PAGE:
In New York City in the first months of 2015, Mayor Bill de Blasio and the Schools Chancellor Carmen Farina decided to change the NYC school law banning student cell phone use in all city schools.  They strongly suggested, although individual school principals still could make a joint decision with teachers, parents and administrators, that students needed to have access to their cell phones at times during the school day so that they could call their parents and their parents could be in touch with them. 

At Middle School /IS 62-Ditmas-in Kensington , Brooklyn, NYC, the sixth graders in our ethnically diverse class (including Jamaican, Dominican, Uzbek, and Bengali students, plus native born Brooklynites) were very “into” this issue, since many of them carried cell phones in their back packs.  According to the ongoing school regulations of Principal, Kevorkian, they could not use their cell phones during class or lunch, and had to keep them turned off in their back packs.  If the phones were discovered being used in class or lunch or hallways, they were confiscated for the day by the Dean and returned later to be taken home at the end of the school day.

The students were excited about the Mayor and School’s Chancellor created opportunity for their school to revise its ban on students carrying and using cell phones during the school day.  They listened intently to the news and carefully read for details and arguments in favor of lifting the NYC public school system citywide cell phone ban.

 STEP 2:  The students each wrote their personal reactions to the news.  These were framed as persuasive paragraphs with the purpose of getting a peer or adult reader to agree with the point of view presented.  The students worked in small groups of three to four, sharing their key persuasive reactions to school law news.  PowerPoint turned out to be an effective resource to support this activity.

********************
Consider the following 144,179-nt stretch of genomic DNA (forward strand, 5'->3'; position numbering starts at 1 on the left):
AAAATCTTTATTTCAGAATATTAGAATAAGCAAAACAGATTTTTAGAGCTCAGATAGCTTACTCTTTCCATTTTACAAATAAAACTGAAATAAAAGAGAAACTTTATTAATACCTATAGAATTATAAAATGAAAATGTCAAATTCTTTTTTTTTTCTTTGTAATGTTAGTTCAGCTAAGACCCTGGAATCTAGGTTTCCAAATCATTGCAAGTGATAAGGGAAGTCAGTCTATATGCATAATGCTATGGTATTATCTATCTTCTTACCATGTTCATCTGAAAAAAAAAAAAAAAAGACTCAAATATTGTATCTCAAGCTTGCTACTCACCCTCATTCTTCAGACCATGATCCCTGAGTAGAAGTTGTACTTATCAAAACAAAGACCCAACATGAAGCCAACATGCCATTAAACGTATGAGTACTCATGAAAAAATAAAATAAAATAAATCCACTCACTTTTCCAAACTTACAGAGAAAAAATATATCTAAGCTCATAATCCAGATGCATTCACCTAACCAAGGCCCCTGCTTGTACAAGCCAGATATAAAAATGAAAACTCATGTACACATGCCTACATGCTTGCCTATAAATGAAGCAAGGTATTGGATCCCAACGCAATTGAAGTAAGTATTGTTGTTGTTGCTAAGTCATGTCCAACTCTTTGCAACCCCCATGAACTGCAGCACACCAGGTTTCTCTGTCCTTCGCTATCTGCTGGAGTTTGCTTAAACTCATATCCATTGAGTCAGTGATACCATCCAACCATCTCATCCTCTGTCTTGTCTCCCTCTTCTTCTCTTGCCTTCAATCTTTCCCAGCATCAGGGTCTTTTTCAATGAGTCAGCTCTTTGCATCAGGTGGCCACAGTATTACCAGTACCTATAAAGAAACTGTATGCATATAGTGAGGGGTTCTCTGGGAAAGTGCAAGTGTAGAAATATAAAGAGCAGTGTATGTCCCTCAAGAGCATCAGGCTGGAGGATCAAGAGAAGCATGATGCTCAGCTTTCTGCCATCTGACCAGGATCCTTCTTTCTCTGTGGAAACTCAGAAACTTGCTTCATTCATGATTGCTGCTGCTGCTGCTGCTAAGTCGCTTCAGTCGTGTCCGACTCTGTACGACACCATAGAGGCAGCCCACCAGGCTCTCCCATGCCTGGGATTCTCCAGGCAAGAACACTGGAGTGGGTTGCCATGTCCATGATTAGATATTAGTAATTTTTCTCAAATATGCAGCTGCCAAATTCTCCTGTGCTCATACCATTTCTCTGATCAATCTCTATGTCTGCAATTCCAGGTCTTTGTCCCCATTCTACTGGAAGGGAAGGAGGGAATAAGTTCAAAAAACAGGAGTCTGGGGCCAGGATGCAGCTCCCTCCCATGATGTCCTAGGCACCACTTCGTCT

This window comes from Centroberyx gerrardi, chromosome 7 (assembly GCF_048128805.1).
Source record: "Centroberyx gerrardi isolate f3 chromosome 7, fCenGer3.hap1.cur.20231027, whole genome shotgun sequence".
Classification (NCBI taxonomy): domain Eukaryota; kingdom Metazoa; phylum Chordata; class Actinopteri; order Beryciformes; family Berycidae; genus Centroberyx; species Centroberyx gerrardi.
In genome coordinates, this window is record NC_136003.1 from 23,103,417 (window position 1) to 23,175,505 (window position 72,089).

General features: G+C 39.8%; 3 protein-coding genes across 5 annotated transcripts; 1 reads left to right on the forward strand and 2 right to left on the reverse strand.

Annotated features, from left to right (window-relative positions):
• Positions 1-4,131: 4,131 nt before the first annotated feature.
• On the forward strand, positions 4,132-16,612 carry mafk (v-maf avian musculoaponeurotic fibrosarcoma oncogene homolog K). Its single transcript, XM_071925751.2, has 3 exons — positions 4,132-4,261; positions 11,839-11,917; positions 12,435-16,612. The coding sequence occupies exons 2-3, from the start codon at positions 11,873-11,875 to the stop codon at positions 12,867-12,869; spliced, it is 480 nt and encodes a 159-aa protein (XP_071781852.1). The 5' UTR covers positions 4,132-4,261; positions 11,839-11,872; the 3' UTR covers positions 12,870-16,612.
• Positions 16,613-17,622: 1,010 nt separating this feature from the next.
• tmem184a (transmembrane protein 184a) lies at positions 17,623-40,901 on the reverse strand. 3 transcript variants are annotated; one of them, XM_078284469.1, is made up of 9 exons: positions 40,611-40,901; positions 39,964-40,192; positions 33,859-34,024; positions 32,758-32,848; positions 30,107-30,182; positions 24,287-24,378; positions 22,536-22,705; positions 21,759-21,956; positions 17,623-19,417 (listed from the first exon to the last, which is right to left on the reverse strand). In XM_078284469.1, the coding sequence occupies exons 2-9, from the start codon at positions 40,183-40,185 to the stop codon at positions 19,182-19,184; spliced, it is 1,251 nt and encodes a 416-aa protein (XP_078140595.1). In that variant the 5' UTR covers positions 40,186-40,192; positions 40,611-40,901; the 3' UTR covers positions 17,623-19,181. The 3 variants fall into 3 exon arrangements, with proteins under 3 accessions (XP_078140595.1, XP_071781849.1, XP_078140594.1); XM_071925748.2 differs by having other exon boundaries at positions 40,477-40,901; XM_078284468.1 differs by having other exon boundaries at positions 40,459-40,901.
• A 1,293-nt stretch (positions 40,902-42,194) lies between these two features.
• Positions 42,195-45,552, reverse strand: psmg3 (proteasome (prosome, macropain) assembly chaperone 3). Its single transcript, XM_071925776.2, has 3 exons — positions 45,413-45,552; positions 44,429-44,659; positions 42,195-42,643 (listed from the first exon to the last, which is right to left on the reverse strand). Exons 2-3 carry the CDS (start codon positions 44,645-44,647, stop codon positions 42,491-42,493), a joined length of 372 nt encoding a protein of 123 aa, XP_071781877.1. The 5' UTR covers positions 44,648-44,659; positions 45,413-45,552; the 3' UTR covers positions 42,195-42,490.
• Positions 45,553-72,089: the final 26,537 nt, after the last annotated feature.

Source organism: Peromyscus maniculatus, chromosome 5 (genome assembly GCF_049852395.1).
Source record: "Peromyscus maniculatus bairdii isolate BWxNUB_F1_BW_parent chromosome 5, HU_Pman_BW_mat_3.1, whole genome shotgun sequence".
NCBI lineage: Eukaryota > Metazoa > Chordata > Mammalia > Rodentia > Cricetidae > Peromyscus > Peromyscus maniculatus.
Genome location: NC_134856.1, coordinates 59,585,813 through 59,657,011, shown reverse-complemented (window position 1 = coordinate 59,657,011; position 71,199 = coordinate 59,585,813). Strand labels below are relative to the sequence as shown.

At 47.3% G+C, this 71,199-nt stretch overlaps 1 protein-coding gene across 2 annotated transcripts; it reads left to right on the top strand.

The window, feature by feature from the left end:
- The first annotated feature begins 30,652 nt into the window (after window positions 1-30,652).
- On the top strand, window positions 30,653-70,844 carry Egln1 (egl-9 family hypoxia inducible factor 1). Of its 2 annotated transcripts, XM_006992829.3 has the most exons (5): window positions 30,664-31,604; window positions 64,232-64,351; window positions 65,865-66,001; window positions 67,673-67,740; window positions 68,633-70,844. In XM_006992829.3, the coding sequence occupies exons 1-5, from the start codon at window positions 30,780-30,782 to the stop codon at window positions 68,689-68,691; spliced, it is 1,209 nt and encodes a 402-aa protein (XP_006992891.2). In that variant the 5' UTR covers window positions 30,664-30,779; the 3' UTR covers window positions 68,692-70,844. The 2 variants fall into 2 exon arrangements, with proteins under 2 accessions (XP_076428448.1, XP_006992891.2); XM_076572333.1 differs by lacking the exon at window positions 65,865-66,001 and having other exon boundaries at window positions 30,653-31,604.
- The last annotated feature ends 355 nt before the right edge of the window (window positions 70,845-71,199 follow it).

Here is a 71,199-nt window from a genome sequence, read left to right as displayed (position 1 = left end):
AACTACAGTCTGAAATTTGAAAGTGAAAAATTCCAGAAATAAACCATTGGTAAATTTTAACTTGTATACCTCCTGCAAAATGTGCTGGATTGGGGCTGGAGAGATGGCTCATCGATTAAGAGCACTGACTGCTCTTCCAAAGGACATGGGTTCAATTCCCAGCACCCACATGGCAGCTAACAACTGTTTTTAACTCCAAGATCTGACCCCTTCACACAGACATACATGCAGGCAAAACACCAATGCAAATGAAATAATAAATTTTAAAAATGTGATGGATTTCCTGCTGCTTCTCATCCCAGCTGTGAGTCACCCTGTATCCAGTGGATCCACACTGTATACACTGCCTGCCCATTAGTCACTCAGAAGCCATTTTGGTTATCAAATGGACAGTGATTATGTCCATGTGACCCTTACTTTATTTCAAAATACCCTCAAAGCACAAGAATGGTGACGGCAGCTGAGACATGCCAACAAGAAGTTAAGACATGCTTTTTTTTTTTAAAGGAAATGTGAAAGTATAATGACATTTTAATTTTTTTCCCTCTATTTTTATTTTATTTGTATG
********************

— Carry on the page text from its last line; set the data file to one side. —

The students used the software’s “Callouts” feature to insert dialogue bubbles of various shapes carrying portions of their writing.  This process dignifies each student voice, giving it enhanced presence and stature.  The students also included photos of themselves in their slides, as well as searching for and importing images they felt enhanced their positions. Music chosen by the students to accompany their text and images can be imported as well, by the way.

STEP 3:  While the slide presentations involve group work and writing persuasive paragraphs, they do not have to be the only product produced from this school law and literacy skills unit. The basic student persuasive arguments can also become the written supports for conducting an open public forum about a controversial school law topic; one that will be recorded and posted as a podcast. This conversation can involve students first sharing their reactions to the topic and then reacting to one another’s commentary, allowing the student to learn and appropriately use statements such as these:  “Building on what ____ said,”  “In response to _____ I must respectfully disagree  because _______,”  ”Another point not yet mentioned _____” and “I also agree with what ____ said .”  As each student takes the floor, he or she is urged to speak loudly and slowly, enunciating every word.  The students are alerted to the fact that their discussion will be recorded for a podcast.  They also sample some past school podcasts from their website and the archives as preparation. 

Step 4:  A student host or emcee of the Podcast is chosen and asked to prepare a short introduction to contextualize the student research into the topic.  A student sound engineer is also chosen who will handle the audio recording (we use Audacity, a free, downloadable software).  The assembled students are cautioned about shifting in their seats or tapping pencils; things can ruin the quality of the sound recording.   They are shown how to lean in to the mike and how to pitch their comments so that the recording levels are acceptable.   The sight of the recording in progress is one that can raise the spirits of any teacher, particularly one focused on inculcating students into the ways of a discussant community, in which students share views and listen to peers attentively. 

Case Story #2: The Department of Education Changes Student Suspension Policy